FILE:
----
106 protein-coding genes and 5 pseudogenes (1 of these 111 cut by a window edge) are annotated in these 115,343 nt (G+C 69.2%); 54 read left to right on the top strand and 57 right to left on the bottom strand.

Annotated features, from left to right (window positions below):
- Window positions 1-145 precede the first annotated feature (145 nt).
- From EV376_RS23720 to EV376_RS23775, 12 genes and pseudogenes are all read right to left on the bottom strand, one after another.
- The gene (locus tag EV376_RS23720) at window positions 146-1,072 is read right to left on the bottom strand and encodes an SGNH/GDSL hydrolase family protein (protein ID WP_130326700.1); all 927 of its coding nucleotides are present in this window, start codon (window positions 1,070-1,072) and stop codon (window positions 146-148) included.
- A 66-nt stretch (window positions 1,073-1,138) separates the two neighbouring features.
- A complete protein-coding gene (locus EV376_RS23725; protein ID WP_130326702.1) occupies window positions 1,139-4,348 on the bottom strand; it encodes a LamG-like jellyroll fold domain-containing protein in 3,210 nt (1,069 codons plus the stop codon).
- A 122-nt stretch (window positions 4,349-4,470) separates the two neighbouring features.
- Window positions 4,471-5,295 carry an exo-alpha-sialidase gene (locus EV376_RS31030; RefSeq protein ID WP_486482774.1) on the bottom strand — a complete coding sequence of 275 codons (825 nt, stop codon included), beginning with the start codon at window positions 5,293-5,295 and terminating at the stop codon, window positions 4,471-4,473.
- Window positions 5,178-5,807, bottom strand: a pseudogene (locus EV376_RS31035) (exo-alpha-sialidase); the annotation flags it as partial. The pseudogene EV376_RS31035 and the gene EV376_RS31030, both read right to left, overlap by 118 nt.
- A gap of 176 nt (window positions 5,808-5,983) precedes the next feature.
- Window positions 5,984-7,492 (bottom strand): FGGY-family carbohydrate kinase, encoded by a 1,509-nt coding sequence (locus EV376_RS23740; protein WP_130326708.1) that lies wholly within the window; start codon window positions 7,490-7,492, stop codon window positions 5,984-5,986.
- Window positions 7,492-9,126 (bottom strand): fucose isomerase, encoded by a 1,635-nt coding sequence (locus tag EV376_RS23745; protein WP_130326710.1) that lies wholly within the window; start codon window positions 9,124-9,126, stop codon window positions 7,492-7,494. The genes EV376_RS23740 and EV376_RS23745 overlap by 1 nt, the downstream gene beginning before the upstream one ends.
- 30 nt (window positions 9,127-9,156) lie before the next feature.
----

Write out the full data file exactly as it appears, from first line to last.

106 protein-coding genes and 5 pseudogenes (1 of these 111 cut by a window edge) are annotated in these 115,343 nt (G+C 69.2%); 54 read left to right on the top strand and 57 right to left on the bottom strand.

Annotated features, from left to right (window positions below):
- Window positions 1-145 precede the first annotated feature (145 nt).
- From EV376_RS23720 to EV376_RS23775, 12 genes and pseudogenes are all read right to left on the bottom strand, one after another.
- The gene (locus tag EV376_RS23720) at window positions 146-1,072 is read right to left on the bottom strand and encodes an SGNH/GDSL hydrolase family protein (protein ID WP_130326700.1); all 927 of its coding nucleotides are present in this window, start codon (window positions 1,070-1,072) and stop codon (window positions 146-148) included.
- A 66-nt stretch (window positions 1,073-1,138) separates the two neighbouring features.
- A complete protein-coding gene (locus EV376_RS23725; protein ID WP_130326702.1) occupies window positions 1,139-4,348 on the bottom strand; it encodes a LamG-like jellyroll fold domain-containing protein in 3,210 nt (1,069 codons plus the stop codon).
- A 122-nt stretch (window positions 4,349-4,470) separates the two neighbouring features.
- Window positions 4,471-5,295 carry an exo-alpha-sialidase gene (locus EV376_RS31030; RefSeq protein ID WP_486482774.1) on the bottom strand — a complete coding sequence of 275 codons (825 nt, stop codon included), beginning with the start codon at window positions 5,293-5,295 and terminating at the stop codon, window positions 4,471-4,473.
- Window positions 5,178-5,807, bottom strand: a pseudogene (locus EV376_RS31035) (exo-alpha-sialidase); the annotation flags it as partial. The pseudogene EV376_RS31035 and the gene EV376_RS31030, both read right to left, overlap by 118 nt.
- A gap of 176 nt (window positions 5,808-5,983) precedes the next feature.
- Window positions 5,984-7,492 (bottom strand): FGGY-family carbohydrate kinase, encoded by a 1,509-nt coding sequence (locus EV376_RS23740; protein WP_130326708.1) that lies wholly within the window; start codon window positions 7,490-7,492, stop codon window positions 5,984-5,986.
- Window positions 7,492-9,126 (bottom strand): fucose isomerase, encoded by a 1,635-nt coding sequence (locus tag EV376_RS23745; protein WP_130326710.1) that lies wholly within the window; start codon window positions 9,124-9,126, stop codon window positions 7,492-7,494. The genes EV376_RS23740 and EV376_RS23745 overlap by 1 nt, the downstream gene beginning before the upstream one ends.
- 30 nt (window positions 9,127-9,156) lie before the next feature.